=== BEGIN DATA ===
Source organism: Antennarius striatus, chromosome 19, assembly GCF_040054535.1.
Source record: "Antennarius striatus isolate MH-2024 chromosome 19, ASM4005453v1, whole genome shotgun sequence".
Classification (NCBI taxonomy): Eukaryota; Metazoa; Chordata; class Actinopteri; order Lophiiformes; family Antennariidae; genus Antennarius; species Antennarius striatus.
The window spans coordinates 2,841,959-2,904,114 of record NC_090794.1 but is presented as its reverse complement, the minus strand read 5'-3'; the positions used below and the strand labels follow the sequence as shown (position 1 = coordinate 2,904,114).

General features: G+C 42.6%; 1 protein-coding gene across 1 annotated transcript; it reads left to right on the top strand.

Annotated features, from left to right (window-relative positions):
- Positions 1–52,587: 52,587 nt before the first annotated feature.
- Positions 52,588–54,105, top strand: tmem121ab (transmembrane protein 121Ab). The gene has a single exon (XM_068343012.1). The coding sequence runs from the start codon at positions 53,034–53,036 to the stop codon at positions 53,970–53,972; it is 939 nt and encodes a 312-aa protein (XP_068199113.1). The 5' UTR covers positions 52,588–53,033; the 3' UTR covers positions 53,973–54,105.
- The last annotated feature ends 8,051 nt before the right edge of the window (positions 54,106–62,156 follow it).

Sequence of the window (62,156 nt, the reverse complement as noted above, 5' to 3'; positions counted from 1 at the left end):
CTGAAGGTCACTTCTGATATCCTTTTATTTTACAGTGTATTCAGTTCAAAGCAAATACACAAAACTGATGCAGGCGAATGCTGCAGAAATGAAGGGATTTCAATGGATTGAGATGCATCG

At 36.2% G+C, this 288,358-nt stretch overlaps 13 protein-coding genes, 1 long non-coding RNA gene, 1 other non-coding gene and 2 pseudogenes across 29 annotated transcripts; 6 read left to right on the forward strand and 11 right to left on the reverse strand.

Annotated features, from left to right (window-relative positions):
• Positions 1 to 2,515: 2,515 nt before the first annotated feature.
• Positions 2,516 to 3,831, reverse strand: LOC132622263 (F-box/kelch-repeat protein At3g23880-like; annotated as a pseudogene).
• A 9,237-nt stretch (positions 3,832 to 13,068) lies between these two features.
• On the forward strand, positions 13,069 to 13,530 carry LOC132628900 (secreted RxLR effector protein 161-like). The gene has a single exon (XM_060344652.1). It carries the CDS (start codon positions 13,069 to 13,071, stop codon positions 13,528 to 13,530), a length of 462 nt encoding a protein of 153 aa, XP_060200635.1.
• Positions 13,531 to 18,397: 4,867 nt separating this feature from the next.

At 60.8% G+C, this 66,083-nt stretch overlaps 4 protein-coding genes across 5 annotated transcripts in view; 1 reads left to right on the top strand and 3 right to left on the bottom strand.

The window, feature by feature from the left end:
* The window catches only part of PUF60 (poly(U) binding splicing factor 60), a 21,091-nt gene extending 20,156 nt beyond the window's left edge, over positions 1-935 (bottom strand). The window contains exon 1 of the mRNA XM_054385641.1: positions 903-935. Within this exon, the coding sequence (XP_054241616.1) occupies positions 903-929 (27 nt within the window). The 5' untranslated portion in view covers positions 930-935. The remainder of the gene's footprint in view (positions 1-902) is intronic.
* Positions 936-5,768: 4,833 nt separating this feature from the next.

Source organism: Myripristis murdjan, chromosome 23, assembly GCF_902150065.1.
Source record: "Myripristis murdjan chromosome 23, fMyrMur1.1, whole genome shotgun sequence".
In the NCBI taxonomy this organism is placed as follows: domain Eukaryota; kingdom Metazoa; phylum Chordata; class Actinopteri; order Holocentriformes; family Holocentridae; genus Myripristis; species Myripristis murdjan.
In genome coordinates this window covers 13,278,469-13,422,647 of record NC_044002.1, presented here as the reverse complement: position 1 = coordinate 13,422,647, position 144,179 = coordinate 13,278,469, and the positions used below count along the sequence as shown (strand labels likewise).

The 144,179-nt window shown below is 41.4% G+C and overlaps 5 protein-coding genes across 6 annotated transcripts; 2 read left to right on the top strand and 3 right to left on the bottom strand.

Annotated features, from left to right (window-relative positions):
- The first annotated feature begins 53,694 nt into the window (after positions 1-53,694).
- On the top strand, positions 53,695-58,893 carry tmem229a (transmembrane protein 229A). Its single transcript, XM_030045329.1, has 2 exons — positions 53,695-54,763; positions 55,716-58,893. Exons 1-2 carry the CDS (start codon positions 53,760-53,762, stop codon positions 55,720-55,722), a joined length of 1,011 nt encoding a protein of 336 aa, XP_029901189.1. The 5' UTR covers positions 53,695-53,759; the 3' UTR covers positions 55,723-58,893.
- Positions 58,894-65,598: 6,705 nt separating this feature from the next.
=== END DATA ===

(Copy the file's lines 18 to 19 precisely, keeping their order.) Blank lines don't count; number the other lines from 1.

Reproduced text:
• Positions 13,531 to 18,397: 4,867 nt separating this feature from the next.

At 60.8% G+C, this 66,083-nt stretch overlaps 4 protein-coding genes across 5 annotated transcripts in view; 1 reads left to right on the top strand and 3 right to left on the bottom strand.